Morgan shows 'light & slippery' fuel-cell car concept
Wood, leather and hydrogen - a fiery combo?
Here at the Reg we aren't motoring hacks, we're technology hacks. So to us, most of the cars here at the British Motor Show are a bit boring. Internal-combustion engine? Come on. Battery car? Needs to be special . Hydrogen fuel cell? Even Nigel Tufnel has one  (shared with his less famous wife, Jamie Lee Curtis). Anyway, fuel-cell cars are always battery hybrids.
Hydrogen motoring - it's all about how light and slippery you are
But wait - actually they're not. Also on show here today is the LifeCar, a concept from famously eccentric British luxury handbuild firm Morgan. The LifeCar, unusually for a fuel-cell design, has no battery pack at all. Its PEM fuel cell stack is rather small, too, rated for only 22 kilowatts of electric output: a measly 30 horsepower or so. And yet Morgan expects to get 0-60 mph in seven seconds and top speed of 90 mph. How?
"It's all about using the right amount of power for the job," Morgan marketing director Matthew Parkin told The Reg today. "With a car this light and this slippery, 30 horsepower is plenty."
Morgan believe that current fuel-cell designs are much too heavy, hauling too much load about in the form of batteries, which then means that they need a lot of fuel cells, which means even more weight.
Even so, there's no way that fuel cell drive alone can deliver the acceleration that's promised for the LifeCar. It has to store power somehow, and it does - using ultracapacitors. Ultracapacitors hold only a fraction of the power that batteries do, but they can take it in and give it out again much faster.
The idea of the LifeCar is that the extra boost from the ultracapacitors will only be needed for seconds at a time. While driving at any speed the fuel cells will seldom have power to spare for topping off the ultracapacitors, but Morgan plans to exploit their ability to charge up very fast by using highly efficient regenerative braking. According to Parkin, the LifeCar will recover 50 per cent of the kinetic energy forfeited as it slows down, rather than ten per cent as in most current hybrids and battery vehicles.
The lightweight and slinky car will waste far less energy accelerating, overcoming friction and slowing down than others do, goes the thinking, and thus won't need so much power over time from the prime mover - the fuel cell. According to the tech spec, the LifeCar gets much of its lightness from traditional Morgan materials - "aluminium, wood and leather".
Morgan see the concept as more elegant than all-battery or hybrid designs, and point to the possible metallic-pollution waste burdens of battery-intensive designs. And Parkin isn't concerned about the future availability of hydrogen filling stations.
"There are plenty of people offering small-scale hydrogen filling points," he says. "If you want it enough, you can have it in your home. Our customers will be able to get hydrogen if they need it."
He's surely right in the case of Morgan customers, who tend to be well-off, motivated and possessed of off-street parking facilities. He could even be right in the case of ordinary motorists: Honda, the main proponents of fuel-cell motoring in the mainstream car world, are experimenting with various kinds of home hydrogen station. Originally, these were expected to use solar power to crack hydrogen cleanly from water, a method whose green credentials would have been unassailable.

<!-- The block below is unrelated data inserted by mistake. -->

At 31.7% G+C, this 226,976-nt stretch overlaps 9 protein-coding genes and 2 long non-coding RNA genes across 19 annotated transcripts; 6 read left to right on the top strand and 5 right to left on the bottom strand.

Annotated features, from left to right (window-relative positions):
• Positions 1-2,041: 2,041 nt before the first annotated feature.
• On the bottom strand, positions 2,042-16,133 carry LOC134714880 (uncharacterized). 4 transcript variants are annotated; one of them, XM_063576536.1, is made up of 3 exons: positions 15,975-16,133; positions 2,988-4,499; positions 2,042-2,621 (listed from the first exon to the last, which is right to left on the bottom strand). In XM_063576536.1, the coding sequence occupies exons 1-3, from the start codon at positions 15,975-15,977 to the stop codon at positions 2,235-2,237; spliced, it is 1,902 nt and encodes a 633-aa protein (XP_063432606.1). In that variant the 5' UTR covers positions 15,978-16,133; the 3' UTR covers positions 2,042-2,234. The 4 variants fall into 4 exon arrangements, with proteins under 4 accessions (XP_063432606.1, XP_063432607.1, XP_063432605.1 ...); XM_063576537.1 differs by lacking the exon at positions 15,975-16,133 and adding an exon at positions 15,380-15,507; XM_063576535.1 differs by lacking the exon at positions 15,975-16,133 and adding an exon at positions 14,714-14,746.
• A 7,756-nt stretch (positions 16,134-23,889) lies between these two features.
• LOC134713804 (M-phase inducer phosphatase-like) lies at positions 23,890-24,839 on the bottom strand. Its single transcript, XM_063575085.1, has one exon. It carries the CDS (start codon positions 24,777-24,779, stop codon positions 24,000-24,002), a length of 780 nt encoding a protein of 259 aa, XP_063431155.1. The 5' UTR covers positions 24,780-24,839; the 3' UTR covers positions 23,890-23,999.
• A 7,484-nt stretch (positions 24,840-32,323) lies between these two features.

However, even in sunny California this didn't seem to go well - the Japanese motor behemoth is now focusing more on the current industrial method of making hydrogen, that is by steam reforming with natural gas.
This latter concept is much less eco-friendly: in effect your Honda FCX or Morgan LifeCar has now become a carbon-emitting gas-powered vehicle, and not necessarily a very efficient one. The car itself may beat the low efficiency of internal combustion (Morgan claim 45 per cent for their fuel cell and low-nineties for the motors), but there are other losses in the reforming and compressing processes.
Morgan seem relatively unconcerned about the bigger issues, however.
"We don't know what method is best," says Parkin. With the LifeCar, Morgan are exploring ideas rather than hoping to mould the entire future of world motoring. So when might it be available to buy?
"We could be ready to sell in two to three years," says Parkin. Asked about price, he said: "I absolutely don't know... couldn't say. I've seen the figure £150,000 in the press, but that is completely made up. It would depend entirely on the level of interest."
Morgan hand builds every car, so it would be perfectly normal for them to make a hundred LifeCars or even fewer as a profit-making piece of business. The company has done such limited-edition models before, and in such cases prices have been well north of £100k. But if the LifeCar is made in larger numbers, it might well be cheaper. If this were GM talking, one might file the LifeCar under concepts-which-won't-get-built, like the Provoq: but there's really not that much difference between concept cars and production models at Morgan.
And if you'd prefer some other kind of concept, says Parkin, they might build it. The LifeCar that actually reaches the roads may be quite different from the way it seems now. Particularly when it comes to the post fossil fuel, ecological motoring world, Parkin himself suspects that there may intially be many different kinds of vehicle doing different jobs.
"After all," he says cheerfully, "everyone should have more than one car anyway, for different kinds of driving. That's just common sense."
That may be something of a niche viewpoint - but then Morgan are a niche company. ®